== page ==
In poor developing-country households, wood, charcoal and other solid fuels (mainly agricultural residues and coal) are often burned in open fires or poorly functioning stoves.
Incomplete combustion leads to the release of small particles and other constituents that have been shown to be damaging to human health in the household environment. Too little is known, however, to distinguish any differences in health effects of smoke from different kinds of biomass.
The emission of PM2.5, PM10, formaldehyde, and acetaldehyde were 5-10 times those of the second highest charcoal. The results suggest that the adverse effects of the large amounts of air pollutants generated during indoor charcoal combustion on health and indoor air quality must not be ignored
It is clear also to say that ,A large part of the world’s population uses fuelwood for household cooking and space heating, mostly in developing countries.
Energy from traditional biomass fuel is thought to account for nearly one-tenth of all human energy demand today (more than hydro and nuclear power together), and wood-based fuels probably make up some two-thirds of household use.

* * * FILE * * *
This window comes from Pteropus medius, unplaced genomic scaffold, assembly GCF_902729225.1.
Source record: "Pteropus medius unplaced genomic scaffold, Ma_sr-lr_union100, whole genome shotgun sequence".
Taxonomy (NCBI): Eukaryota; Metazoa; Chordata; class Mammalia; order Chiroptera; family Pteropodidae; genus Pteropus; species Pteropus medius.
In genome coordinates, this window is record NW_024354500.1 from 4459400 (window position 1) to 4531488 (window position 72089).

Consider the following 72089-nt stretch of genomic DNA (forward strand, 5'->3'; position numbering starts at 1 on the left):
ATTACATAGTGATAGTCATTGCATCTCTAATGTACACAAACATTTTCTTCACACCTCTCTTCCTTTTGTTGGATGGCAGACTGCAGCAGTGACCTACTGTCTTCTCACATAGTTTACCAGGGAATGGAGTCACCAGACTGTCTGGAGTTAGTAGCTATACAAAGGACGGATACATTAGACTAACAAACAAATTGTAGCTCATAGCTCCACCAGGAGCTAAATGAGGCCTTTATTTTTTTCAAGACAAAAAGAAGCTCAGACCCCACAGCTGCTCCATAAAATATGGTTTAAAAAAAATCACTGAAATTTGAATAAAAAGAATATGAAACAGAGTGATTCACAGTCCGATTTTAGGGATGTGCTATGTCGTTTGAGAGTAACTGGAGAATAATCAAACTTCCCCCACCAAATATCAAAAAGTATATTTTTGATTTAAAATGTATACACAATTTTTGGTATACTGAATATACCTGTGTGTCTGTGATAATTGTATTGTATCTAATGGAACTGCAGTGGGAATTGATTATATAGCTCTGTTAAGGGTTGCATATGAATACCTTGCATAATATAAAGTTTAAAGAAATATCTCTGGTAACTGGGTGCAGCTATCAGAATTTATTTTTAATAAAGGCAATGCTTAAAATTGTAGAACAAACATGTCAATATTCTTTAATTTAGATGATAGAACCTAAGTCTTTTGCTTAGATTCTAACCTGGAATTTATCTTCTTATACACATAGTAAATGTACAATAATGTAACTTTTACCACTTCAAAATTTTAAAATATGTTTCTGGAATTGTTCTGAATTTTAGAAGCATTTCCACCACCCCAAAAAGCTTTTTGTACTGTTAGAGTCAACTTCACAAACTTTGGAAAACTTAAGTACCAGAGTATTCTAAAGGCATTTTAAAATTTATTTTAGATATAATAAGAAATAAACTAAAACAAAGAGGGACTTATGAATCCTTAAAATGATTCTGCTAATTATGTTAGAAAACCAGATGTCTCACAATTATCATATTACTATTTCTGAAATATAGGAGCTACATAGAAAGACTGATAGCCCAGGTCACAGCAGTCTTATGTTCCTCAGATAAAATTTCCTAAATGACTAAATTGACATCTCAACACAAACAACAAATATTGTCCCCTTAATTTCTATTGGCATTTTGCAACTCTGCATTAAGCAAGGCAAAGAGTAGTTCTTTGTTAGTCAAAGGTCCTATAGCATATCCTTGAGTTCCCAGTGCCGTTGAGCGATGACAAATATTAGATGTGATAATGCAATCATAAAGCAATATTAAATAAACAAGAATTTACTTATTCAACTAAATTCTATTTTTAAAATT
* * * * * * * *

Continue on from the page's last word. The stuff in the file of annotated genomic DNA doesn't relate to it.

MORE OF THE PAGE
Given that levels of household solid fuel use are expected to remain high, efforts to improve household air quality are concentrated on improving stove efficiency and venting the smoke away from the home.
Wood and other biomass fuels can be burned cleanly with the right technology and thus can have a long-term role in sustainable development where they are renewably harvested. Thus programmes for the modernization of woodfuel use for household and cottage industries in the poorest areas of developing countries should be part of the development agenda.